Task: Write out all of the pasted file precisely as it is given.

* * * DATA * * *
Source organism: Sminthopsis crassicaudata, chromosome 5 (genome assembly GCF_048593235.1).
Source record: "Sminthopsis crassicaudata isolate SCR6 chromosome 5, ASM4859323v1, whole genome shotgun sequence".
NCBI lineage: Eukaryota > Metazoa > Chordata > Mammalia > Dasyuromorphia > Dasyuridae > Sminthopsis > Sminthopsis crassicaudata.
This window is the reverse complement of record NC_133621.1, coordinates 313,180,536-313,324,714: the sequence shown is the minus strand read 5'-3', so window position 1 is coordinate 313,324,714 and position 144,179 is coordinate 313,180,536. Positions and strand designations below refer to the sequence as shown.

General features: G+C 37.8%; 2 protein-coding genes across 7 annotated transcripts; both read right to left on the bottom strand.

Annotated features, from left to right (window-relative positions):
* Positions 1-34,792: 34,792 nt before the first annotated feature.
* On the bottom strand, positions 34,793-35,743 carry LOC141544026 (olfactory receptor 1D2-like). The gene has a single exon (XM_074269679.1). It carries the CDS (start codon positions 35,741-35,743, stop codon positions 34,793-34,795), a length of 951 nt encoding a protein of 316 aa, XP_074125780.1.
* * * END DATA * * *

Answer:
Source organism: Sminthopsis crassicaudata, chromosome 5 (genome assembly GCF_048593235.1).
Source record: "Sminthopsis crassicaudata isolate SCR6 chromosome 5, ASM4859323v1, whole genome shotgun sequence".
NCBI lineage: Eukaryota > Metazoa > Chordata > Mammalia > Dasyuromorphia > Dasyuridae > Sminthopsis > Sminthopsis crassicaudata.
This window is the reverse complement of record NC_133621.1, coordinates 313,180,536-313,324,714: the sequence shown is the minus strand read 5'-3', so window position 1 is coordinate 313,324,714 and position 144,179 is coordinate 313,180,536. Positions and strand designations below refer to the sequence as shown.

General features: G+C 37.8%; 2 protein-coding genes across 7 annotated transcripts; both read right to left on the bottom strand.

Annotated features, from left to right (window-relative positions):
* Positions 1-34,792: 34,792 nt before the first annotated feature.
* On the bottom strand, positions 34,793-35,743 carry LOC141544026 (olfactory receptor 1D2-like). The gene has a single exon (XM_074269679.1). It carries the CDS (start codon positions 35,741-35,743, stop codon positions 34,793-34,795), a length of 951 nt encoding a protein of 316 aa, XP_074125780.1.